What grade did you get? I know at my school professors are supposed to give out C-'s or below to about 10 percent of first year class. That's the rule. The funny thing is, professor really don't want to give C-'s to ANYONE. They know that law is hard and people need time to study and improve eventually, but school policy is set that way so that they will rank higher. For instance, I received a C- from a class that I thought I totally failed,(left almost half of the test clean, untouched). Really, I should have failed that test, but the professor gave me a C-(which COULD have been a C, a passable grade in many other schools with more lenient curve). It really is unfair that someone has to get the bad grade. I wouldn't worry too much about it unless your grade fell below 2.0 like how mine did, but still, it is unfair that some schools almost never fail out any students because their policy is much more lenient. People tend to justify such rules by saying, 'oh well, even if you pass with 2.0, you still won't pass the bar' I think this is total BS. How then do you justify lower ranked public schools that have 95 bar pass rate (and fails out nobody) as opposed to 2nd tier private schools that have 10 percent attrition rate due to their policy and still can't manage to keep their bar passage rate over 80 percent?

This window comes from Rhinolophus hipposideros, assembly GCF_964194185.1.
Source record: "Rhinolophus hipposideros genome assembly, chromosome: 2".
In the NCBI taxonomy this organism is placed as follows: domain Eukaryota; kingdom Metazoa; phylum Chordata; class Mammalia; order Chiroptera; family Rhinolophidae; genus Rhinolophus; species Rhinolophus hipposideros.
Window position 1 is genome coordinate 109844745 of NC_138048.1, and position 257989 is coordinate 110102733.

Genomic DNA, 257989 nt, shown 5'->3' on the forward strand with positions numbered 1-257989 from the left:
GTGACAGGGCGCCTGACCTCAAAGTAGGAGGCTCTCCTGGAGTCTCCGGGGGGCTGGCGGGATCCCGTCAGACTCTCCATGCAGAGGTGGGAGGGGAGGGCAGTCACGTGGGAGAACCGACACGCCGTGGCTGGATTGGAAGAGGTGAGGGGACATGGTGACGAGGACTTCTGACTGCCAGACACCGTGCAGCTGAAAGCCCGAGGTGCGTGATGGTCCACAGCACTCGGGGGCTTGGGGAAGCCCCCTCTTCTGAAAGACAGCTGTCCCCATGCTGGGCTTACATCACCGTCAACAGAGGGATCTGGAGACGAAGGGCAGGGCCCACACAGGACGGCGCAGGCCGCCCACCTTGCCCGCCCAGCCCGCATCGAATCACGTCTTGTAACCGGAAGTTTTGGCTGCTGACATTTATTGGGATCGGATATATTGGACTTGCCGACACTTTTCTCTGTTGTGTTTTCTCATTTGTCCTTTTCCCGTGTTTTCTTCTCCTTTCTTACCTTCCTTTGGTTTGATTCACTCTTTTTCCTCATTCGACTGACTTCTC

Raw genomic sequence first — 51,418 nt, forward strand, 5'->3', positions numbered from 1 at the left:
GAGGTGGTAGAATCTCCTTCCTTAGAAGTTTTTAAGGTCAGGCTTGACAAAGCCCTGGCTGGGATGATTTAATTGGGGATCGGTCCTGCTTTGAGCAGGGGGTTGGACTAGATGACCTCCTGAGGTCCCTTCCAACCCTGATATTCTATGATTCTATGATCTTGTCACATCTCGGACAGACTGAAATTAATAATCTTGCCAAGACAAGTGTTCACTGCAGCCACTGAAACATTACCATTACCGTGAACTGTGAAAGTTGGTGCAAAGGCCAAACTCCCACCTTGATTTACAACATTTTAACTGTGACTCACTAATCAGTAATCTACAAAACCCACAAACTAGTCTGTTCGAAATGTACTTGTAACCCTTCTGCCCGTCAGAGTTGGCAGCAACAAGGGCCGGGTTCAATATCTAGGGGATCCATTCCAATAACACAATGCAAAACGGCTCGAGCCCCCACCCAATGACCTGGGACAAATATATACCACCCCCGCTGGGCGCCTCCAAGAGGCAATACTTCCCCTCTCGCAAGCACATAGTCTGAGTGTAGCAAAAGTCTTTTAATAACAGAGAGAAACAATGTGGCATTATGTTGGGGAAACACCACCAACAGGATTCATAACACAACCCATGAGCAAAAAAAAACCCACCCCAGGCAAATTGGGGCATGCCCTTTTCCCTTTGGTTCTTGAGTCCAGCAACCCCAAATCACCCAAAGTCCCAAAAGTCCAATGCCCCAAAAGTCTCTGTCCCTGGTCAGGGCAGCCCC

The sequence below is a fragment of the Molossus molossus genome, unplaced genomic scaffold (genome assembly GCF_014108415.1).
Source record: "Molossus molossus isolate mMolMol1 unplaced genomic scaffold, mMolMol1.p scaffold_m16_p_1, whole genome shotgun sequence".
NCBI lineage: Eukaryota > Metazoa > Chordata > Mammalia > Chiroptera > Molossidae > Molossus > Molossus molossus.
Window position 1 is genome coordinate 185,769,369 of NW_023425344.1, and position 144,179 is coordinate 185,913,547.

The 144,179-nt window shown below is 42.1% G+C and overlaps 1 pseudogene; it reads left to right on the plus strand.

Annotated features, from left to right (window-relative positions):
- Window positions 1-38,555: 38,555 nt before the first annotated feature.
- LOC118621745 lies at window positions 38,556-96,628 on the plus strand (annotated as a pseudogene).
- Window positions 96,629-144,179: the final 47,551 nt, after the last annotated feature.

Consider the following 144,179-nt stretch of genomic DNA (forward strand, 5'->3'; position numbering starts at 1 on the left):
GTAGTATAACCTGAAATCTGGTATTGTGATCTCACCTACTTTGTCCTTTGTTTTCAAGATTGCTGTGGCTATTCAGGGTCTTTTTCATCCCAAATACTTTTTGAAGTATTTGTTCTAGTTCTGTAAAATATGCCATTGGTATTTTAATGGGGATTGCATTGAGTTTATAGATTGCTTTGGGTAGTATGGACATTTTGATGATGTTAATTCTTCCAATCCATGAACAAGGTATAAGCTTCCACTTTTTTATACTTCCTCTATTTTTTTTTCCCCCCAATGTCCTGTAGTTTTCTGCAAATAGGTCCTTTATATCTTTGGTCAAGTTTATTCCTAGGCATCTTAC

Dr. Balsenschaft

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Re: Memo Grading
« Reply #6 on: March 13, 2010, 08:05:46 AM »
It is dangerous to make those assumptions about me or my rational.  

Why is it dangerous?  Did you overstate your arguments like this in your memo?  This sentence immediately made me think you're an idiot.  If you wrote stuff like this in your memo, it could explain why you failed.  Nothing is truly arbitrary.  You may have an annoying legal writing style that makes you sound like a moron to anyone but you.  Or maybe not, I don't know.  Why don't you just post a few pages of your memo in this forum and then we'll tell you what we think?

brewha

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Re: Memo Grading
« Reply #7 on: March 14, 2010, 09:15:35 PM »